History of Oil Careers
Following are highlights of information found at www.GeoHelp.net. While many people take natural gas for granted when they turn on gas stove and cook today, they probably don’t know that the first natural gas was produced and sold in Fredonia, New York, in 1821. This well was drilled to a depth of 27 feet, and hollow wooden logs piped the gas to nearby houses. In 1859, Colonel Edwin Drake found oil at a depth of 69 feet in Titusville, Pennsylvania. By 1870, J.D. Rockefeller established the Standard Oil Company and controlled 10% of American oil refining. By 1872, he had increased his market share to 25% by taking over competitors, and by 1877, he held control of 90% of the refinery business. However, a few decades later, a Supreme Court ruling dismantled Rockefeller’s Standard Oil Company in 1911.
In 1895, the combustion engine was invented, followed by Henry Ford’s first motorcar in 1896. The opportunities for oil industry careers flourished with the growth in popularity of the automobile. After the Spindletop gusher in 1901, Texas and the Gulf Coast gained a reputation for being good oil country.
In 1921, the oil industry began using seismic waves to take pictures of the land’s subsurface in central Oklahoma. In 1933, the Texas Company began using the first submersible drilling barge in the estuaries of Louisiana. The following year, offshore drilling was born when the first floating rig entered the Caspian Sea.
Oil production and refining soon became an international venture after oil was discovered in Bahrain in 1932. Six years later, Pemex, the national oil company of Mexico, gained control of all the oil assets in that country. During World War II, Japan’s oil supply from the Middle East was cut off, which helped lead to the victory by the allied powers.
As demand for oil increased, the countries that exported oil formed the Organization of Petroleum Exporting Countries (OPEC) in 1960. At that time OPEC consisted of Saudi Arabia, Venezuela, Kuwait, Iraq, and Iran. OPEC began to control oil prices by limiting production in order to raise prices.
In 1969 oil was discovered in the North Sea, which increased the offshore drilling objectives of many oil companies. Throughout the years many countries have nationalized their oil assets. These include Libya, Syria, Iran and Iraq. This has affected foreign companies who have lost their investments in these countries. Those involved in oil careers in these countries have also been affected by changes in governments that sometimes are quite hostile to foreign workers.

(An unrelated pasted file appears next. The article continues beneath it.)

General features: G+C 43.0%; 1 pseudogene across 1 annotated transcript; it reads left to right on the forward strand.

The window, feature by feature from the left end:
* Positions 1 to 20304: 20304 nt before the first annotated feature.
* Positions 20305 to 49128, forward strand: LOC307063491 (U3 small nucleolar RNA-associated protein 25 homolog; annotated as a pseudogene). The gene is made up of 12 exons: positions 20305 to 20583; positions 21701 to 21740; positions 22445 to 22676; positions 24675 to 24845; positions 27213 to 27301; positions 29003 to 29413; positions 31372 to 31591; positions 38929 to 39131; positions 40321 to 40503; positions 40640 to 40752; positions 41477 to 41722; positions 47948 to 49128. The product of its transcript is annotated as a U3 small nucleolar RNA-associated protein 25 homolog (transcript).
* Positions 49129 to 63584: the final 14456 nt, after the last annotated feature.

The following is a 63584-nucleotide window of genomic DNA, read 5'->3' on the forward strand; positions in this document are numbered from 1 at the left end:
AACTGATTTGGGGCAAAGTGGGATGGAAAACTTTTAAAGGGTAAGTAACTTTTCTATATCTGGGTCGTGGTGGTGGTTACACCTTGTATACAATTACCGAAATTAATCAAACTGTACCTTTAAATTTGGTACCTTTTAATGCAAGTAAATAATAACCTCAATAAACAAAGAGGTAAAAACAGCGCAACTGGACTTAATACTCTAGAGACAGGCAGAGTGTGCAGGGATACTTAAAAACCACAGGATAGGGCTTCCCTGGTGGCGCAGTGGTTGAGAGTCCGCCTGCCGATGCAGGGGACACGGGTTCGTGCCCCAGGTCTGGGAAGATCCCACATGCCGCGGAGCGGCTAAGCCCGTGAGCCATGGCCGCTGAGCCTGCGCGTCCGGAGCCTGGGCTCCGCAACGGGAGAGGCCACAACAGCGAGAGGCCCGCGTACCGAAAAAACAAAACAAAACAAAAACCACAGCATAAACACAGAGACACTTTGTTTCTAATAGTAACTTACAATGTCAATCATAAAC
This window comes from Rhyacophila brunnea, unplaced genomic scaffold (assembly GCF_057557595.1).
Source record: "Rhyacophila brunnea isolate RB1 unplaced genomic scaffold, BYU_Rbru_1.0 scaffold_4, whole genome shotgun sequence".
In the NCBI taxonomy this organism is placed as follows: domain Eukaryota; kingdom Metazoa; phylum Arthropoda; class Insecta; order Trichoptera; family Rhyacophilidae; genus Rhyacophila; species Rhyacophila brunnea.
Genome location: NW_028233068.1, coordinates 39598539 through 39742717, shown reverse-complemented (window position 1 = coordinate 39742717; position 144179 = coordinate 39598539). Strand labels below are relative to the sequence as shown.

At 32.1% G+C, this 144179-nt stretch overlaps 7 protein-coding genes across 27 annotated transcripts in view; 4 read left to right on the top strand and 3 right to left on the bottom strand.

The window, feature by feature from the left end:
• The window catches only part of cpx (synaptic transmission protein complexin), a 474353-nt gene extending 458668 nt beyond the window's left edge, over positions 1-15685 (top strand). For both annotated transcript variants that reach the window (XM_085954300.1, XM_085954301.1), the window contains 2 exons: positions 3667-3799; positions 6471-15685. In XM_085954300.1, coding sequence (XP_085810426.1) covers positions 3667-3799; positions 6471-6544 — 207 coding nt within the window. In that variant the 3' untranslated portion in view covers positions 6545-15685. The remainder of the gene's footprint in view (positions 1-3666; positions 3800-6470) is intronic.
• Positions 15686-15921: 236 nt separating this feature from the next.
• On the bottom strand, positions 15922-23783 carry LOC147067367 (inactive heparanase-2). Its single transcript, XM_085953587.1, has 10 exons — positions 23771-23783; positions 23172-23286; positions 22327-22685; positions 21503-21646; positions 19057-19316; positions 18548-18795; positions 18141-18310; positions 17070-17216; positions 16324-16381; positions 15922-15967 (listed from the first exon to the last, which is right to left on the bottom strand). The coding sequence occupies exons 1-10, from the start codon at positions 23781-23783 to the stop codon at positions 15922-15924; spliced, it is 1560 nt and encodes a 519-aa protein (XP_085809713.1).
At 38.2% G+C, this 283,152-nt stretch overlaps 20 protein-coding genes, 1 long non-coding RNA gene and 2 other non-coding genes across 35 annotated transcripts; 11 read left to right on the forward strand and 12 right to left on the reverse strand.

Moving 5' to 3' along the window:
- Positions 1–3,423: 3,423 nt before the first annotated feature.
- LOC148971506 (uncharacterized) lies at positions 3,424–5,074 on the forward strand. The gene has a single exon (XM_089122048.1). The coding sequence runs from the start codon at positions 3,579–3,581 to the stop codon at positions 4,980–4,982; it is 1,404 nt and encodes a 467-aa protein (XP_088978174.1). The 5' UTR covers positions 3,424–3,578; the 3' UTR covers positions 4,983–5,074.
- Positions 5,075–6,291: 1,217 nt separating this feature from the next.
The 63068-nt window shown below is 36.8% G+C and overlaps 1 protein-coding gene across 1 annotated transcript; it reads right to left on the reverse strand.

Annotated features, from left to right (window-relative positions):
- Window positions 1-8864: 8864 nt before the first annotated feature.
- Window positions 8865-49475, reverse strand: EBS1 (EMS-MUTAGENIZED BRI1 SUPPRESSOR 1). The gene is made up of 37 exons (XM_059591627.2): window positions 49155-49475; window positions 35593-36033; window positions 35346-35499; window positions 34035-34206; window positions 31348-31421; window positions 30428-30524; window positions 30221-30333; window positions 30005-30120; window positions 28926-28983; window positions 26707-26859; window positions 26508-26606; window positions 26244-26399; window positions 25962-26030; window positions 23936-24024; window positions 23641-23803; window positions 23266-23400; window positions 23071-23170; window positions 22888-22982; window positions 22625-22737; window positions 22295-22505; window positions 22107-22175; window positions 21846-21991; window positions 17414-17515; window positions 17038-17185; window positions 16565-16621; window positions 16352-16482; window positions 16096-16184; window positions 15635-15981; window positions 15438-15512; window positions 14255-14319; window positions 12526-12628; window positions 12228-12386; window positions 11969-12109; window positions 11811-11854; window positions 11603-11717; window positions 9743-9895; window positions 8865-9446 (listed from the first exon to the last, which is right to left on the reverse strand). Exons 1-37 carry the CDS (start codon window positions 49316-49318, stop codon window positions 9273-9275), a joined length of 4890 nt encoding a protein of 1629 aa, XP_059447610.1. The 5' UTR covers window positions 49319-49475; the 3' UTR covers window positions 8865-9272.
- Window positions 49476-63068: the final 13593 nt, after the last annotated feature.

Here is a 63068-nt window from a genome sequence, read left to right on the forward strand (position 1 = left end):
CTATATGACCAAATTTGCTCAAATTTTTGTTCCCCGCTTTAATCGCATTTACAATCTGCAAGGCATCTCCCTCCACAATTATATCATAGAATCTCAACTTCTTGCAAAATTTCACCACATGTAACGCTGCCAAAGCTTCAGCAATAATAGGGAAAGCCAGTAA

In 1977 the Trans Alaska Pipeline was completed. This project required a very different type of construction in order to protect the wildlife and the region. About 420 miles of the 800 mile line were built above ground rather than buried under ground. This was done to protect the unstable permafrost layer that would have melted when the oil flowed through the line.
Between 1979 and 1981 the price of oil rose from $13.00 per barrel to $34.00 per barrel. In response to perceived “windfall profits” the Windfall Profits Tax was enacted in 1980. This tax was intended to capture some of the profits the oil companies were making. It had the unintended consequence of reducing the capital oil companies could invest in future projects, and slowing the exploration and production of oil and gas in the United States.
In 1989 the Exxon Valdez ran aground off the coast of Alaska, creating a vast environmental disaster and requiring a cleanup. This type of spill and the BP Deepwater Horizon spill in 2010 created intense pressures to improve environmental protection and also increased opportunities for these types of oil careers.
In the 1990s consolidation of the oil industry was flourishing. BP planned to acquire Amoco in 1998. In the same year Exxon planned to acquire Mobil. Then in 1999 Atlantic Richfield (ARCO) was acquired by BP-Amoco, and Total Fina and Elf Aquitaine agreed to merge. In 2002 Conoco and Phillips merged. These types of mergers led to reductions in staff, as oil companies tried to eliminate duplicated positions, especially in administrative areas.
Oil prices are sensitive to world events, and by 2006 the price per barrel rose to $78.40 primarily due to concerns about world politics, especially nuclear development in Iran, concern about supplies from Iraq, Nigeria and other sources, as well as missile tests by North Korea. By 2008 the crude oil price per barrel was $147.27 because of concerns about supplies and the weak U. S. dollar. As the global recession became a reality in late 2008 and the first half of 2009, crude prices fell to $34 per barrel. The only true constant in the oil industry is change.